Medical &Health

Dhaka breathes “unhealthy” air in the morning, says a global monitor

The air quality in the capital city Dhaka was reported “unhealthy” on Thursday morning as the AQI index hovered between 189 and 106 until around 11 am, according to a global air monitoring agency.

At 09:05 am Dhaka city was ranked the fourth worst among the world’s major cities with an AQI score of 189, said AQAIR, a Swiss company that constantly monitors air quality of the world’s major cities. But at 10:52 the air quality of Dhaka came down to 106, but still considered “unhealthy”

People, especially the sensitive sections, are advised to avoid going outdoors when AQI score remains between 100 and 200, according to AQAIR.

Pakistan’s Lahore (425), India’s Delhi (310) and China’s Wuhan (191) occupied the top three positions in the list of cities with worst air quality on Thursday morning.

Similarly, an AQI between 201 and 300 is said to be ‘poor’, while a reading of 301 to 400 is considered ‘hazardous’, posing serious health risks to residents.

AQI, an index for reporting daily air quality, is used by government agencies to inform people how clean or polluted the air of a certain city is, and what associated health effects might be a concern for them.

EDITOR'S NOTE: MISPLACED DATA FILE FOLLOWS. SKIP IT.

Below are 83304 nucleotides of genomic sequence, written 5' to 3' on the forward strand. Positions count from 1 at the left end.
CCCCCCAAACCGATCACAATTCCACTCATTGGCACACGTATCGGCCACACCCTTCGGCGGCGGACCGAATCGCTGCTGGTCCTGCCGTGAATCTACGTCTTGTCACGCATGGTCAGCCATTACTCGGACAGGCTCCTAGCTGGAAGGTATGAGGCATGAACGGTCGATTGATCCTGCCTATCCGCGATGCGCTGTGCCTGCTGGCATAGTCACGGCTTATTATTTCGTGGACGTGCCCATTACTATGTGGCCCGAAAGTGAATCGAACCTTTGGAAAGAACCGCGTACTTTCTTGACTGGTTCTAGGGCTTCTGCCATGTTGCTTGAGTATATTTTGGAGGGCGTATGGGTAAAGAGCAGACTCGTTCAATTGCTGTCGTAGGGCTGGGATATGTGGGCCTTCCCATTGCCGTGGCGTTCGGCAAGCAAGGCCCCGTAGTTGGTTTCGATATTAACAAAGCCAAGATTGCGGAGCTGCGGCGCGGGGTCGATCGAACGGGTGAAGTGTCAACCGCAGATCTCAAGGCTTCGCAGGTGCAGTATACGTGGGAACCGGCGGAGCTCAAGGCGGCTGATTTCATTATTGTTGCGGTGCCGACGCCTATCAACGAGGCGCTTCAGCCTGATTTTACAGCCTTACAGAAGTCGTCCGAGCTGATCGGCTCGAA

In Bangladesh, the AQI is based on five criteria pollutants — Particulate Matter (PM10 and PM2.5), NO2, CO, SO2 and Ozone.

Dhaka has long been grappling with air pollution issues. Its air quality usually turns unhealthy during winter and improves during monsoon.

A report by the Department of Environment (DoE) and the World Bank in March 2019 pointed out that the three main sources of air pollution in Dhaka “are brick kilns, fumes from vehicles and dust from construction sites”.

With the advent of winter, the city’s air quality starts deteriorating sharply due to the massive discharge of pollutant particles from construction works, rundown roads, brick kilns and other sources.

As per the World Health Organization (WHO), air pollution kills an estimated seven million people worldwide every year, largely as a result of increased mortality from stroke, heart disease, chronic obstructive pulmonary disease, lung cancer and acute respiratory infections.

Source: United News of Bangladesh